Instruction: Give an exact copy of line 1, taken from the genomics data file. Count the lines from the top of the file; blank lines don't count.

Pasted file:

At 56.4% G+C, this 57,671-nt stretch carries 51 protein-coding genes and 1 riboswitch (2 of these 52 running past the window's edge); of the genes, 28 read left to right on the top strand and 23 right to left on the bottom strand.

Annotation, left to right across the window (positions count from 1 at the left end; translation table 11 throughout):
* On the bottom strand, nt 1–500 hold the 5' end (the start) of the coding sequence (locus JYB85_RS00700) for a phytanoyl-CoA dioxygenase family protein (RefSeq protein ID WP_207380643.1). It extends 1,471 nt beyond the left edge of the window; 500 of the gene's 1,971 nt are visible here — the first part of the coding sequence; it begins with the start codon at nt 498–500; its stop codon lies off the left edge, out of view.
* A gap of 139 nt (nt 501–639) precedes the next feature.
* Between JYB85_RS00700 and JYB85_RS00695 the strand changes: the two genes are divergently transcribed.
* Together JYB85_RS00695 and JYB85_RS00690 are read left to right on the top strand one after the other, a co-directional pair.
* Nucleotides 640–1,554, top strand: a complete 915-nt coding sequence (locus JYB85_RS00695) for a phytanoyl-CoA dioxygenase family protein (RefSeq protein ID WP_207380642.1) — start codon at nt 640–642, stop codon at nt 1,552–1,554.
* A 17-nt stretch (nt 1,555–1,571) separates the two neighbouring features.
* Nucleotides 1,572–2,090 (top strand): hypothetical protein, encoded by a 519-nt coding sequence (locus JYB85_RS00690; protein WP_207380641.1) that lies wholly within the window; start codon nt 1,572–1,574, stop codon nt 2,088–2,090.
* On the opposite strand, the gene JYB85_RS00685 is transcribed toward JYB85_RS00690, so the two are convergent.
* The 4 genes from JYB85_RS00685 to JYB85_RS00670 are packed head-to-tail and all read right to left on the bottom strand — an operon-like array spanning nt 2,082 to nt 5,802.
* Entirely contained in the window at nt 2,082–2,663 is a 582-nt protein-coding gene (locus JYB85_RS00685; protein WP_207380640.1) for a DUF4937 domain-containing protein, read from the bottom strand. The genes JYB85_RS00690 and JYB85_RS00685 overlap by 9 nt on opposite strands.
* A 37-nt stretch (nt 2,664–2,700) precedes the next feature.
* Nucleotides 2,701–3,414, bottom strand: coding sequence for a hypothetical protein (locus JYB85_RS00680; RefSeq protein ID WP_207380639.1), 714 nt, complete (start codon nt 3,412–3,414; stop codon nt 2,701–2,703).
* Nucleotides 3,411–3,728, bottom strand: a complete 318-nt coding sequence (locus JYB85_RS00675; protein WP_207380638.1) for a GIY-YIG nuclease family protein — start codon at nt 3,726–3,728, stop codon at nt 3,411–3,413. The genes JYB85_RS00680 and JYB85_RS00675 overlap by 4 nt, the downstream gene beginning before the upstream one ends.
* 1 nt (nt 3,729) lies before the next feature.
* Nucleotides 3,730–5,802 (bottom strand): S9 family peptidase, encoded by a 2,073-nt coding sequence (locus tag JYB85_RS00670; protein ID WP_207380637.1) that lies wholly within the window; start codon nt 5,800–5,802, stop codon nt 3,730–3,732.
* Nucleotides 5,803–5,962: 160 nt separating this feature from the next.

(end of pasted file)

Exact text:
At 56.4% G+C, this 57,671-nt stretch carries 51 protein-coding genes and 1 riboswitch (2 of these 52 running past the window's edge); of the genes, 28 read left to right on the top strand and 23 right to left on the bottom strand.